I set out for Antietam National Battlefield shortly after dawn. Before I was halfway there, rain drops began falling on the windshield. Turn around or continue on? I had no idea what to expect as I had never birded in the rain. I decided to give it a try.
Traveling around the park by car, I suffered no physical discomfort. But, taking photos would be a challenge. First, the rain might get my camera wet. Shooting from the car window avoided that, especially if I held something over the protruding lens. There was also the problem of too little light. Using a high ISO setting to capture moving birds on a dark day would result in grainy photos. Most of all, I worried that I might see few birds. Fortunately, it rained lightly and intermittently.
I did not see a great many birds. But, I learned things that were possible only on a rainy day. For example, I observed that many birds hunker down in the rain, perching on telephone wires, fences and stone monuments. Normally skittish American Crows did not budge when my car passed.
I frequently saw birds huddled close together; for example, bluebirds lined up on a telephone wire and a trio of American Goldfinches sheltering under a fence rail.
It was a glum morning in birddom, but no bird was as glum as the Grasshopper Sparrow. To my surprise, more than three times the usual number of Grasshopper Sparrows appeared prominently near the road, usually on fence rails or posts.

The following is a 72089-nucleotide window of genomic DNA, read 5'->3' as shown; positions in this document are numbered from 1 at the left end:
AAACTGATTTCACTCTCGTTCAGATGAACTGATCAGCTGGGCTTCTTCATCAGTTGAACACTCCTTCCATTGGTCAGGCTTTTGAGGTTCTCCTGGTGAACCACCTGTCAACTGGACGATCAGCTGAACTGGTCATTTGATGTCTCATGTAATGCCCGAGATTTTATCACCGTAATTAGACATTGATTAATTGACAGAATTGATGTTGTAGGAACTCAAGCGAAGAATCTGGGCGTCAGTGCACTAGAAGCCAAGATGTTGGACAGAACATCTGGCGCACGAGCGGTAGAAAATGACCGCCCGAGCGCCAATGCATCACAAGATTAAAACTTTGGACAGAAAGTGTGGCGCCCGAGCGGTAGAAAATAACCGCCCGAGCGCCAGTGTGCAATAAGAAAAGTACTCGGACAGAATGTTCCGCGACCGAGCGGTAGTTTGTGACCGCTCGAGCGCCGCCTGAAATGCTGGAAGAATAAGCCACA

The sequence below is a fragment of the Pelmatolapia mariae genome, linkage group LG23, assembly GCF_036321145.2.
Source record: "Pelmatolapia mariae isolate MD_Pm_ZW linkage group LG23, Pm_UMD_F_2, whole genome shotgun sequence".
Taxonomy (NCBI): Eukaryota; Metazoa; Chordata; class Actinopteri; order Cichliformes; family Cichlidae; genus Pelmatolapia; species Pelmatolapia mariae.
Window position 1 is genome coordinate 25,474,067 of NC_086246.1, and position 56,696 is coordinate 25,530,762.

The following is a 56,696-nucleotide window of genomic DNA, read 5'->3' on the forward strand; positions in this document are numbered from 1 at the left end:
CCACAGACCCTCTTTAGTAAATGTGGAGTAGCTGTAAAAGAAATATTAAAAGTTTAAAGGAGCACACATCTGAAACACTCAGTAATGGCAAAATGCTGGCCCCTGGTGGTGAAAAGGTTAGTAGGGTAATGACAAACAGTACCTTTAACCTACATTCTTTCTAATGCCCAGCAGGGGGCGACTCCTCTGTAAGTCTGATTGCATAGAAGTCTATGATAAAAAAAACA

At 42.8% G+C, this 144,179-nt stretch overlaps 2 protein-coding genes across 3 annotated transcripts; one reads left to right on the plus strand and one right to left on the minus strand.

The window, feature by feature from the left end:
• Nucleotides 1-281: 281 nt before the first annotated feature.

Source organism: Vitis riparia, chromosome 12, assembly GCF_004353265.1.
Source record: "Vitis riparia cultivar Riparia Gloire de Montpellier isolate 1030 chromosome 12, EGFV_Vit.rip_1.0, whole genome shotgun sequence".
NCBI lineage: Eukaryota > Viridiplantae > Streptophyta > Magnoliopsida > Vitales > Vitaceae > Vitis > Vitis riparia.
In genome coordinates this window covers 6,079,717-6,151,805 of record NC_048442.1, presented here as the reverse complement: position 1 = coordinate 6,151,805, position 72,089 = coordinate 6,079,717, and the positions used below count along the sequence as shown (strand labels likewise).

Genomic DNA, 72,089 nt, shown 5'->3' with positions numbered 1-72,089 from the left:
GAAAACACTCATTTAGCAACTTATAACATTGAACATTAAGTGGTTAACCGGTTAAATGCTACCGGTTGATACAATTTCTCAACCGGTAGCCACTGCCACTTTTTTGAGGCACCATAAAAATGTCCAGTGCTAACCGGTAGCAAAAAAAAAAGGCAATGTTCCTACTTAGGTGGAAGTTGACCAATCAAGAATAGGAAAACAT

I noticed that Grasshopper Sparrows appeared to suffer from the wet conditions more than other species. The sparrows repeatedly flicked or vibrated tail feathers, flapped or extended wings, and fluffed feathers with their feet. In the process, they exposed the feathers to air, potentially drying them. In comparison, other bird species observed today (bluebirds, crows, goldfinches, etc.) made little movement as they waited for the rain to end.
Rather than forage in tall grass as they usually do, Grasshopper Sparrows had responded to the rain by perching on fences where they were easily seen. Had I not come out on a rainy day, I would have greatly underestimated their numbers. On sunny days, I consistently saw three Grasshopper Sparrows; today, I saw nine. Nearly all of the sparrows I have seen on sunny days were singing from high perches – a characteristic of males. Most of those I saw today were not singing; possibly some or even most were females.
As I expected, the day’s photographs were dull and grainy when I viewed them later on my computer. But, the experience of birding in the rain was enlightening in ways I never anticipated. I would not hesitate to do it again.